Russian figure skater Kamila Valieva cleared to compete at Olympics despite doping cloud

Russian figure skater Kamila Valieva cleared to compete at Olympics despite doping cloud
Kamila Valieva of Russia performs in the singles skating short programme at the Beijing Olympics on 6 February 2022. (Photo: EPA-EFE / How Hwee Young)

Sport’s highest court has cleared 15-year-old Russian figure skater Kamila Valieva to compete in her next Olympic event, but the teenager’s doping charge that has rocked the Beijing Games remains unresolved.

The Court of Arbitration for Sport (CAS) said in a statement on its website on Monday that it had upheld an earlier decision by the Russian Anti-Doping Agency (Rusada) to lift a ban on Valieva.

The skating prodigy was on the Beijing ice half an hour after the CAS ruling, executing a flawless run-through of the short programme she will skate in Tuesday’s women’s singles.

“Let’s go, Kamila!” Russian ice dancer Nikita Katsalapov said at the adjacent Capital Indoor Stadium after winning a silver medal and learning about the decision.

CAS cited the fact that Valieva was a “protected person” under World Anti-Doping Agency (Wada) rules as one of the “exceptional circumstances” underpinning its decision.

Preventing Valieva from competing at the Olympics would have caused the teenager irreparable harm, CAS said in its ruling.

The figure skater is one of the youngest athletes to face a doping charge during an Olympics, prompting global outrage at the role of the adults around her, and the continuing scourge of Russian doping in international sports.

“This appears to be another chapter in the systematic and pervasive disregard for clean sport by Russia,” US Olympic and Paralympic Committee CEO Sarah Hirshland said in a statement released after the decision.

Doping not addressed

The CAS ruling did not address the merits of Valieva’s drug case. That now sits in the hands of Wada, which has not given a timeline for adjudicating her case. Many fear it will not be resolved by the end of the Games.

Wada did not respond to Reuters emails.

“Only time will tell if she (Valieva) should be competing in these Games and whether or not all of her results will be disqualified,” US Anti-Doping Agency CEO Travis Tygart said.

Earlier, IOC spokesperson Mark Adams said the awarding of medals for the team event cannot go ahead until the doping case is addressed.

It is not clear whether other members of the Russian Olympic Committee (ROC) team can receive gold medals. The second-placed US and Japan in third are also waiting in the wings. Canada finished fourth.

“That will probably not be sorted out during this Games and that is something regrettable, but we have to follow the process,” Adams said.

The women’s singles start with the short programme on Tuesday and conclude on Thursday with the free skating.

It was not clear if Valieva finished in the top three whether that medal ceremony would also go ahead by the end of the Games.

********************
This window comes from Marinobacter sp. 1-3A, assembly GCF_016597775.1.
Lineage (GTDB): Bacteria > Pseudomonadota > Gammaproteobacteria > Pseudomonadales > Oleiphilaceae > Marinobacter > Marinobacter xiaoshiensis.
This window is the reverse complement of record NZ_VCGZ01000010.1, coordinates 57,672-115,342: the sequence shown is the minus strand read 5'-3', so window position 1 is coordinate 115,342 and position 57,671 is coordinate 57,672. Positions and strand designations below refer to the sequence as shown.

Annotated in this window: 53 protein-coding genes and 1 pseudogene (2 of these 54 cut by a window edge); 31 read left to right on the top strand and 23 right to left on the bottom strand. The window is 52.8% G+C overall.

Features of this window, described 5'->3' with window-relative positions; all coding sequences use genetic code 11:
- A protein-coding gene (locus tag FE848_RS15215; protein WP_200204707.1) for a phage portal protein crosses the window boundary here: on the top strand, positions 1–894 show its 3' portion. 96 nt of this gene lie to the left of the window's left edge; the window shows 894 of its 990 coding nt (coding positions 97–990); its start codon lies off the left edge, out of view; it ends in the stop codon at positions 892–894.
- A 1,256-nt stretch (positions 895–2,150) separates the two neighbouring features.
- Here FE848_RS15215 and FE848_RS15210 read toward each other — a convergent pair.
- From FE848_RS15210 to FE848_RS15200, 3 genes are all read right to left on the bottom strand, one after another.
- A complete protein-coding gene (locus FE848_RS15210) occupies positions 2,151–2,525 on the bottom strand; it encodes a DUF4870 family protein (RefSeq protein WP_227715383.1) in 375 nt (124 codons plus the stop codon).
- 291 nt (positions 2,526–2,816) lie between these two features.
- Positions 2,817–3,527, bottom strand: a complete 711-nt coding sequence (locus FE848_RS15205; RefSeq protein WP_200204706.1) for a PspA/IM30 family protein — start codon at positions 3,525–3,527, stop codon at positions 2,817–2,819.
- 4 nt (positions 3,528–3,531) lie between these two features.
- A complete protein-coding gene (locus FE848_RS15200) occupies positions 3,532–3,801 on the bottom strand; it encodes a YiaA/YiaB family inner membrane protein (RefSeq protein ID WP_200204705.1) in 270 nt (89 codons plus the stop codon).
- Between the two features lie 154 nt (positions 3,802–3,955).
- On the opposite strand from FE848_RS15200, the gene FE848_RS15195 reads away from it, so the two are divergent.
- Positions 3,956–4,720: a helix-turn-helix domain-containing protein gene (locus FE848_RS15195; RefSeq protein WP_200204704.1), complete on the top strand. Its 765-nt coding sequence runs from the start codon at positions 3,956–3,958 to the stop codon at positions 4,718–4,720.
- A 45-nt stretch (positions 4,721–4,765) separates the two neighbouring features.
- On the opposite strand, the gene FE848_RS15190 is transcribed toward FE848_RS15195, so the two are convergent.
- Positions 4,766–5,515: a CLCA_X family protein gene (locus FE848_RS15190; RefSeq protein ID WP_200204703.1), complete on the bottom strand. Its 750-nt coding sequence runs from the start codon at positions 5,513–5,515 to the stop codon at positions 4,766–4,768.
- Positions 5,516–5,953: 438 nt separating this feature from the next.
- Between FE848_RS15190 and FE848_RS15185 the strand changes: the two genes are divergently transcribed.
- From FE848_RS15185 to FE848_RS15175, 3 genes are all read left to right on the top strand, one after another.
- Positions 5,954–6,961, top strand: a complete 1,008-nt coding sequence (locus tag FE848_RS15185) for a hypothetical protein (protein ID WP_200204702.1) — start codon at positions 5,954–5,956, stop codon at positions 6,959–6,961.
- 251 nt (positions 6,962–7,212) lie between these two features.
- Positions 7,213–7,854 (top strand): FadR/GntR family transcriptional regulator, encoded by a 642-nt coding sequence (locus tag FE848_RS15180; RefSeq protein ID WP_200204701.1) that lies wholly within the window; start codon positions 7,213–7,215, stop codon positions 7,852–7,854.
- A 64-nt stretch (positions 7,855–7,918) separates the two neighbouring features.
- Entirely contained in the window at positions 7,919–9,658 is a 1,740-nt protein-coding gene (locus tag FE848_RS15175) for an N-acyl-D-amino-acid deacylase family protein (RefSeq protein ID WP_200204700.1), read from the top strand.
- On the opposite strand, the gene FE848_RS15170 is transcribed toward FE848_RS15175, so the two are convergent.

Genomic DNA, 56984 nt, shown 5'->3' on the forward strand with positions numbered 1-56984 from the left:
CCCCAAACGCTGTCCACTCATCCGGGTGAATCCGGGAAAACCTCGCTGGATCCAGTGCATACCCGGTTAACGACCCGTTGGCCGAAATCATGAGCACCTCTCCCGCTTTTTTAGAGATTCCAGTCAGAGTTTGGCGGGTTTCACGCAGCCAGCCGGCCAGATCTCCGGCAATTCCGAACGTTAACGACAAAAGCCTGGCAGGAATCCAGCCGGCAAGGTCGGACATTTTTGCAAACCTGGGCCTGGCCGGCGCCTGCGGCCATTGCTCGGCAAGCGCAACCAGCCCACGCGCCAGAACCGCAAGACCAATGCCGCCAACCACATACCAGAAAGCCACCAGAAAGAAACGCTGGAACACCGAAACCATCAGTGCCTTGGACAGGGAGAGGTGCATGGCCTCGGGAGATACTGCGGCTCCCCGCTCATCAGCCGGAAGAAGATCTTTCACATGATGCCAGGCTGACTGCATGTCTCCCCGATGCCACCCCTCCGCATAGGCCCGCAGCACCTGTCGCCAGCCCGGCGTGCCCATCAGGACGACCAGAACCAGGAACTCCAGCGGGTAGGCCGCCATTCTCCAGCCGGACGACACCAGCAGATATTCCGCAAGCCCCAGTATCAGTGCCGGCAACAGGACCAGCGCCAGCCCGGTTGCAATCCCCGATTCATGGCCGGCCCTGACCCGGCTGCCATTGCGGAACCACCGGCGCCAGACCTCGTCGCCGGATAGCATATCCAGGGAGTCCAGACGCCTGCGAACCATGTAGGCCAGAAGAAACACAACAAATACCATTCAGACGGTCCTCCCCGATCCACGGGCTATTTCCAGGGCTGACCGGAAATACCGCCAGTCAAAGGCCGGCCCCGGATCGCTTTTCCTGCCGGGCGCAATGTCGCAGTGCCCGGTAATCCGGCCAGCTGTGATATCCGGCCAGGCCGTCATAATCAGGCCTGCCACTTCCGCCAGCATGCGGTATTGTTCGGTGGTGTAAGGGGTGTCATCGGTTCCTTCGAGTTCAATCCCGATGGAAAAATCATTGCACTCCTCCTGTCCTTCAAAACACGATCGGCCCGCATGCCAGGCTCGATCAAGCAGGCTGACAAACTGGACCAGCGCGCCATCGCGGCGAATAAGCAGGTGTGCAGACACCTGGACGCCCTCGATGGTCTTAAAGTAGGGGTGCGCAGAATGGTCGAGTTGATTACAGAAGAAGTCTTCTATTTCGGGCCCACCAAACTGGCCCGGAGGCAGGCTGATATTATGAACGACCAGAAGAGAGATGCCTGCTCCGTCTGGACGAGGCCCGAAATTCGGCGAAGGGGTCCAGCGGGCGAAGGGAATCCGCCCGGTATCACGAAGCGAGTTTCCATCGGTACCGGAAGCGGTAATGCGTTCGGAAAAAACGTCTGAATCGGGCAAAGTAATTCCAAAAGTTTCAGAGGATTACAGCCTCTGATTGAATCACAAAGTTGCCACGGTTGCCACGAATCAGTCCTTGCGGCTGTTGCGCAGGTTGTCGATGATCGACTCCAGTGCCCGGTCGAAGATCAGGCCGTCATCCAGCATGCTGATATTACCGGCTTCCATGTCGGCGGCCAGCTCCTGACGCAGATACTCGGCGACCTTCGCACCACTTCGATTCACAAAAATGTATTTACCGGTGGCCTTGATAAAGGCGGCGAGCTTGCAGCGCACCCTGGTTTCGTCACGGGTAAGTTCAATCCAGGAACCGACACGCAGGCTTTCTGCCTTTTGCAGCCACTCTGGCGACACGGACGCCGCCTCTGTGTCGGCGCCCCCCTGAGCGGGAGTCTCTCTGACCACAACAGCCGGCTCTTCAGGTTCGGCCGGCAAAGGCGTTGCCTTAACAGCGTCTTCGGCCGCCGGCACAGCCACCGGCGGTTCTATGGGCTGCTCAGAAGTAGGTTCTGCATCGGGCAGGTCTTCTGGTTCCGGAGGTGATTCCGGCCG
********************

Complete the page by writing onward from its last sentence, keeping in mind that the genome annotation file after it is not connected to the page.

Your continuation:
Kamila Valieva of Russia performs during the singles free skating event at the Winter Games in Beijing on 7 February 2022. (EPA-EFE/How Hwee Young)

Late notification

Valieva tested positive for the banned heart medication trimetazidine on 25 December at the Russian National Championships, but the result was not revealed until 8 February after she competed in the team event at the Winter Games, dazzling the world with the first quad jumps ever completed in the women’s Olympic competition.

CAS emphasised the “serious issues of untimely notification of the results” in its decision.

“Such late notification was not her fault, in the middle of the Olympic Winter Games,” the ruling said.

Tygart said it was another case of Russia not following the rules.

“In addition to athletes and the public, this young athlete has been terribly let down by the Russians and the global anti-doping system that unfairly cast her into this chaos,” he said.

Twice Olympic figure skater Johnny Weir was one of several athletes who took to social media to disagree with the decision to let Valieva’s Games go on.

Former Olympic champion Tara Lipinski posted on Twitter: “At the end of the day, there was a positive test and there is no question in my mind that she should not be allowed to compete.

“Regardless of age or timing of the test/results. I believe this will leave a permanent scar on our sport.” Reuters/DM


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Comments - Please in order to comment.

  • Chris Green says:

    LOL – and in 2054 a 3 eared, 13 fingered, single nostrilled 47 year old will be asked to hand out the medals at the Climate Change games in the Antartic – no prizes for who it might be !!
    When admin people think their process is more important than the spirit and integrity of the sport and its individuals SAD

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